Nedarim 5 - 11
Who Comes First?
If one says to his friend, "let us get up early and study this subject together," it is incumbent on him to be there first. Rabbi Gidal cited this halacha in the name of the Sage Rav whose source was the account of an encounter between Hashem and the Prophet Yechezkel (3:22-23): "He said to me, 'Go out to the valley where I shall speak to you.' I arose and went out to the valley and, behold, the Glory of Hashem stood there."
Two important lessons are communicated in this statement of Rav. If one makes a verbal commitment to study Torah or to do any other mitzvah, even though he did not make a formal vow, he is obligated to fulfill that commitment just as one who makes a verbal commitment to give a sum to charity is obligated to do so (Rosh Hashana 6a). Secondly, if he undertook to do that studying with a partner he must be the first to appear at their designated rendezvous, because it was he who took the initiative in suggesting that project. This we learn from the fact that Hashem, having initiated the encounter with the prophet, appeared at the designated meeting before the prophet.
In his footnotes on the Talmud, Rabbi Akiva Eiger calls our attention to a passage in Chumash and Rashi's commentary on it. The Torah tells us (Shemot 19:16) that on the morning designated for the Jews to receive the Torah at Sinai, the Presence of Hashem preceded the people to this historic rendezvous. Although in human relations it is customary for the disciple to wait for the master, Rashi comments, here Hashem waited for the people. He then parallels this to the aforementioned encounter with Yechezkel where once again Hashem waited for His disciple.
The perspective of Hashem's coming first, based on the Midrash quoted by the Iyun Yaakov, that it was intended as an expression of the humbleness with which Hashem conducts Himself in relation to His creation, seems to run counter to the approach of Rav which draws from the incident in Yechezkel a halachic norm.
We may suggest that the two approaches are complementary rather than contradictory. As Iyun Yaakov points out, Rav's rule applies only to two friends of equal status. Only then must the initiator appear first. Should the master initiate such a meeting with the disciples, however, it is still the disciple who must wait for the master out of deference to his honor. Hashem, in His extraordinary humbleness, waived the honor due Him and related to Yechezkel as one would with a colleague. But why did Hashem insist on appearing first? This obviously came to teach us that the colleague who is the initiator of the project must be there first.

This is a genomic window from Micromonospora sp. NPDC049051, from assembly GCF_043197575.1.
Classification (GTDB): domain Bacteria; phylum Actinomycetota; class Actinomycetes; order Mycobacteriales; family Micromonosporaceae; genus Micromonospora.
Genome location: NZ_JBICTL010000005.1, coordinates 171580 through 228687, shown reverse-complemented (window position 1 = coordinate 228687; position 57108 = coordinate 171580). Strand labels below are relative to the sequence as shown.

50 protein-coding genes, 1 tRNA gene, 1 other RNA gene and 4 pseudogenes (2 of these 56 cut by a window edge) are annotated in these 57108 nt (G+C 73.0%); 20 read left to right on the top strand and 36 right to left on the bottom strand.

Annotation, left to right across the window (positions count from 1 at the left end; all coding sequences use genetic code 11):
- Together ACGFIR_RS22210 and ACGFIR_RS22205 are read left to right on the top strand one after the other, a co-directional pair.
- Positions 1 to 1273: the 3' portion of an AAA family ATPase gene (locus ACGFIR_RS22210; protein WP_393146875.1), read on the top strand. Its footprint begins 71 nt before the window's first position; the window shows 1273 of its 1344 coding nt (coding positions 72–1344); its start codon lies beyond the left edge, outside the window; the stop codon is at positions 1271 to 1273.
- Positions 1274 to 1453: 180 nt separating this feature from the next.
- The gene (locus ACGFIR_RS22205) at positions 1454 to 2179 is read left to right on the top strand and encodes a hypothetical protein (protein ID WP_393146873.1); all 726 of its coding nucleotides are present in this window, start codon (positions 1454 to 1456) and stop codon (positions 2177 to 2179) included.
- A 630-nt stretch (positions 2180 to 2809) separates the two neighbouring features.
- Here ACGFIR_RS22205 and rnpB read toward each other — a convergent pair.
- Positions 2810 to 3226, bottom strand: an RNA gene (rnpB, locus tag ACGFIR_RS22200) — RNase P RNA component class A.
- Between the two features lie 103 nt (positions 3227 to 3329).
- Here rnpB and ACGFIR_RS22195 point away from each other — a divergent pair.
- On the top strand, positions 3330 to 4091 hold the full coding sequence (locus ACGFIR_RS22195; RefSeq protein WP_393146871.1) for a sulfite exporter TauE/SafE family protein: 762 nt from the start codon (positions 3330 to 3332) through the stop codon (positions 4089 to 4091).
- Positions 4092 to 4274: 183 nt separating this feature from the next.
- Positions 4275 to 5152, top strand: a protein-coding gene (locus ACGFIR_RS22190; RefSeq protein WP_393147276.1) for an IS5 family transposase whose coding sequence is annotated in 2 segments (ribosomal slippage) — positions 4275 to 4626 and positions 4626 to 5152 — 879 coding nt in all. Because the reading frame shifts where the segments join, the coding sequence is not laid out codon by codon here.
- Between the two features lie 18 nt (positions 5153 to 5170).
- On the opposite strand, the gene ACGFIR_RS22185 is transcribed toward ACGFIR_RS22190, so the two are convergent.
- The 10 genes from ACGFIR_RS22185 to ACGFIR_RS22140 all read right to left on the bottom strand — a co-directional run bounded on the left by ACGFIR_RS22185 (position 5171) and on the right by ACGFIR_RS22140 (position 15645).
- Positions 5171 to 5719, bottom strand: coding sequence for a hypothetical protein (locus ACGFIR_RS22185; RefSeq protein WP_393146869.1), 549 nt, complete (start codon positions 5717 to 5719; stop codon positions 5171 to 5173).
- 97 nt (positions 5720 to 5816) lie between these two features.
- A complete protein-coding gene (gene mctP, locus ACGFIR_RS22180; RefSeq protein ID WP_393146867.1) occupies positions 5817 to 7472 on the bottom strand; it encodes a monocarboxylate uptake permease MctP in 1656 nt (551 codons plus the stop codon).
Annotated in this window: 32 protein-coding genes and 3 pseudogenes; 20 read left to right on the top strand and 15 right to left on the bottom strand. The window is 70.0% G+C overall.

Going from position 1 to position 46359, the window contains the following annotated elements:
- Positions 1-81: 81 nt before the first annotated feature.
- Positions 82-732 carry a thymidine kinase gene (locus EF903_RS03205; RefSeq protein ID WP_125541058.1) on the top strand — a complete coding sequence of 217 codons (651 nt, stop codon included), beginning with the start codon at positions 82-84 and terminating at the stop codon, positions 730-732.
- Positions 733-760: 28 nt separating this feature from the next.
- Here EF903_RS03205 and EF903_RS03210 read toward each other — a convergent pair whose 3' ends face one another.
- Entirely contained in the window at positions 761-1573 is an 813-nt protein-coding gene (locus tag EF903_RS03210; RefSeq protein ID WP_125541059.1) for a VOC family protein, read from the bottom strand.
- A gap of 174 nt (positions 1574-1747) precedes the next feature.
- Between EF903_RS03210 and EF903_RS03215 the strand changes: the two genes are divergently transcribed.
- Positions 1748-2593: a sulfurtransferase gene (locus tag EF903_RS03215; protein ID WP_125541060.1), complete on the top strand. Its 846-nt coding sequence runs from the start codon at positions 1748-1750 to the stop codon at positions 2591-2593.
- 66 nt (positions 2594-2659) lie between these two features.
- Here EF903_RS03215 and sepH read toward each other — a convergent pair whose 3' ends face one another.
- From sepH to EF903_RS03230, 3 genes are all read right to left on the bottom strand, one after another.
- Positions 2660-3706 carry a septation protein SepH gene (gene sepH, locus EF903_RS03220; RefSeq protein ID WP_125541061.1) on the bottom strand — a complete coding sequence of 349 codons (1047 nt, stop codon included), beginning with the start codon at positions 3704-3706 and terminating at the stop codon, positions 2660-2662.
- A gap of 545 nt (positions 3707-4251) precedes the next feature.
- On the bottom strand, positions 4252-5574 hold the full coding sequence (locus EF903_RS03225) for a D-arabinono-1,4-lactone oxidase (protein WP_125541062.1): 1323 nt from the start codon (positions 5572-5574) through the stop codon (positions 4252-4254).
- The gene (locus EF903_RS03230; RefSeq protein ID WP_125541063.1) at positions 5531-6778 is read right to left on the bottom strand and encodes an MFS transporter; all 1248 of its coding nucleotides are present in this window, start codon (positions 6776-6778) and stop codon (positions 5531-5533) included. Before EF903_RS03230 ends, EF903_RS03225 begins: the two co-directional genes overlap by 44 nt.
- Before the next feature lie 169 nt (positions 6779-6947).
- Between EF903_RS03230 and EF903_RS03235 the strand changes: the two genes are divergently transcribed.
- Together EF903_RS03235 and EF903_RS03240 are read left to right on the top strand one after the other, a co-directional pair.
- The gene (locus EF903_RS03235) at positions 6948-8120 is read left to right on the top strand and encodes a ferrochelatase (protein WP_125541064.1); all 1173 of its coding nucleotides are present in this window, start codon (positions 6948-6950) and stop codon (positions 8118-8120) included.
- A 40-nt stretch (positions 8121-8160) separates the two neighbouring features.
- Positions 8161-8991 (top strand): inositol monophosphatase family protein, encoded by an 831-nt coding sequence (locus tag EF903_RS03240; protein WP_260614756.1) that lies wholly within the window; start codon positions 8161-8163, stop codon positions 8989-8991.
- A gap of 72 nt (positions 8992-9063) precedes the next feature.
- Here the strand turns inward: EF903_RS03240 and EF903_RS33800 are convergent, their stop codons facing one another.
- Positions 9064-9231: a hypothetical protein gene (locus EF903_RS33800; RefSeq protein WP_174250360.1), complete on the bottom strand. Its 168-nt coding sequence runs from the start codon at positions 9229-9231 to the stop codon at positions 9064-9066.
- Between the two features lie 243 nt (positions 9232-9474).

But why did Rav have to draw upon the Yechezkel incident if the same lesson could have been derived from Hashem waiting for His people at Sinai? Perhaps out of consideration for an entire nation Hashem, in His humbleness, assumed the status of disciple rather than master or even colleague. This would therefore prove only that a disciple must wait for his master and not that an initiating colleague must wait for his partner, something we are able to learn from the rendezvous with Yechezkel.
Shalom Aleichem -- Aleichem Shalom
When one Jew meets another he traditionally greets him with "Shalom Aleichem," and the other returns the greeting with "Aleichem Shalom."
A possible source for this style of exchanging greetings is our gemara. When one wishes to dedicate something as a sacrifice to be offered to Heaven he should not say "This shall be to Hashem an olah, to Hashem a mincha, to Hashem a todah, to Hashem a shelamim." He should rather first state the nature of the sacrifice and then mention the Name of Hashem. Rabbi Shimon derives this from the term used by the Torah at the very beginning of the laws of offerings (Vayikra 1:2) "an offering to Hashem." The reason for this caution is that if one begins his declaration with the sacred Name of Hashem, there is a danger that he may not complete his statement and thus be guilty of the serious sin of involuntarily taking Hashem's Name in vain.
The gemara does not mention what danger is involved. The general assumption is that there is a danger that one who first says Hashem's Name may die suddenly and be unable to complete the statement he intended to make.
Shalom is also considered one of Hashem's Names (Mesechta Shabbat 10b) and caution must be exercised in using it. The one who initiates the greeting need not fear that he will die before completing it and thus be guilty of using that Name in vain, because the merit of initiating a greeting to a fellow Jew will protect him from sudden death in mid-greeting. The one responding, however, is involved only in a courtesy and must therefore take the precaution of saying the "Aleichem" before the "Shalom," lest his use of Hashem's Name be aborted and rendered as improper usage.
The "shalom" used in modern Israeli society does not seem to have any relationship with this concept of greeting someone with the Name of Hashem, and it is nothing more than the "peace" greeting used in other societies.